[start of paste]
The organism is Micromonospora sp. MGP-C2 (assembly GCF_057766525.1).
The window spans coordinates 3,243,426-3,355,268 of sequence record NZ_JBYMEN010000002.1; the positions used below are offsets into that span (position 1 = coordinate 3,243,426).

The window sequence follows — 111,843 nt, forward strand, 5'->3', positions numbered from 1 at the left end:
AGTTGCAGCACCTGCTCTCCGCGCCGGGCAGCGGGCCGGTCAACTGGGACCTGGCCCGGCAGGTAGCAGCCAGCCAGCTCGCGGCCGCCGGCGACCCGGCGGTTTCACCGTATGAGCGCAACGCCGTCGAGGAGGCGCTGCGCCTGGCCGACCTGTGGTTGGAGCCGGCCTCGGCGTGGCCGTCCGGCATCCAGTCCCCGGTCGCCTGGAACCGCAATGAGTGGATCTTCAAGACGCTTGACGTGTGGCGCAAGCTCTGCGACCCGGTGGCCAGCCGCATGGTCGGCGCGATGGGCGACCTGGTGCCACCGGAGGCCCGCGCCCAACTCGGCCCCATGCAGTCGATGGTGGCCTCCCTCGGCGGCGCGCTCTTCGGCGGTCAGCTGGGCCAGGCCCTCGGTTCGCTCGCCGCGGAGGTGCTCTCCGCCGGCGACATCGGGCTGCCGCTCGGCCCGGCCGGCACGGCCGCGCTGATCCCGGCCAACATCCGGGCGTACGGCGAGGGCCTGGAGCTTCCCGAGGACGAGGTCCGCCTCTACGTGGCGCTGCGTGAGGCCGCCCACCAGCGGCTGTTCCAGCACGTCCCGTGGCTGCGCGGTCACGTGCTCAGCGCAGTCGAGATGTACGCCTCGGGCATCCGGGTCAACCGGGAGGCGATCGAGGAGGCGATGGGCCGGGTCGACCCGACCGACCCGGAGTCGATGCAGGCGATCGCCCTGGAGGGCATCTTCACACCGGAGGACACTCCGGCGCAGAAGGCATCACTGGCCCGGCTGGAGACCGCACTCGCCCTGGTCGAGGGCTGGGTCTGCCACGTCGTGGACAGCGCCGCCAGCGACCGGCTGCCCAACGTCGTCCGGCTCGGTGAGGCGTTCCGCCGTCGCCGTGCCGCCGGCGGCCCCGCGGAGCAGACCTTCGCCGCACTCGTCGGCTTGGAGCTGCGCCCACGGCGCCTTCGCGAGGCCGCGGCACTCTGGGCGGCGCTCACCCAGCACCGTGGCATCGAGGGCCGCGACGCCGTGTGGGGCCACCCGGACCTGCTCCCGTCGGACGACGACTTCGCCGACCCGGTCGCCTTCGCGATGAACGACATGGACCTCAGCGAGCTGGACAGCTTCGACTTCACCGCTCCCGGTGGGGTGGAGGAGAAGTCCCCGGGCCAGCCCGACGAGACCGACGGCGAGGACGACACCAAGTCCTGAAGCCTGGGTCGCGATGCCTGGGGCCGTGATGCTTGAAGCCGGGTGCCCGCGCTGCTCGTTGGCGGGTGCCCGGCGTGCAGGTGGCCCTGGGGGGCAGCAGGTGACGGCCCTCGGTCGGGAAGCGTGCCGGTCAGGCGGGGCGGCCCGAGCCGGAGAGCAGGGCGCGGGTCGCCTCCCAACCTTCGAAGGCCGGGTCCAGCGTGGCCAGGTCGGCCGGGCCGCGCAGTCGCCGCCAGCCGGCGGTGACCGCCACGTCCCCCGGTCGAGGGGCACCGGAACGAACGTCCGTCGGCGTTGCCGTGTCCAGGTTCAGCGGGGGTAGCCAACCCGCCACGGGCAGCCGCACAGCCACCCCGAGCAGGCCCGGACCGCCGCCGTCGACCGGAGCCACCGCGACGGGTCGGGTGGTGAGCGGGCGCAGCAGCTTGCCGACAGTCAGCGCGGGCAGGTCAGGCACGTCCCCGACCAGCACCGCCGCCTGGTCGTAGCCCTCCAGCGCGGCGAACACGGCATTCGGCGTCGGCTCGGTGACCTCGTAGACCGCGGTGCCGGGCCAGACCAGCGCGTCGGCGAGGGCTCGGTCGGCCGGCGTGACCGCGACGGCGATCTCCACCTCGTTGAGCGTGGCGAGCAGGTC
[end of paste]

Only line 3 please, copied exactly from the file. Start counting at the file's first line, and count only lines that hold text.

The window sequence follows — 111,843 nt, forward strand, 5'->3', positions numbered from 1 at the left end: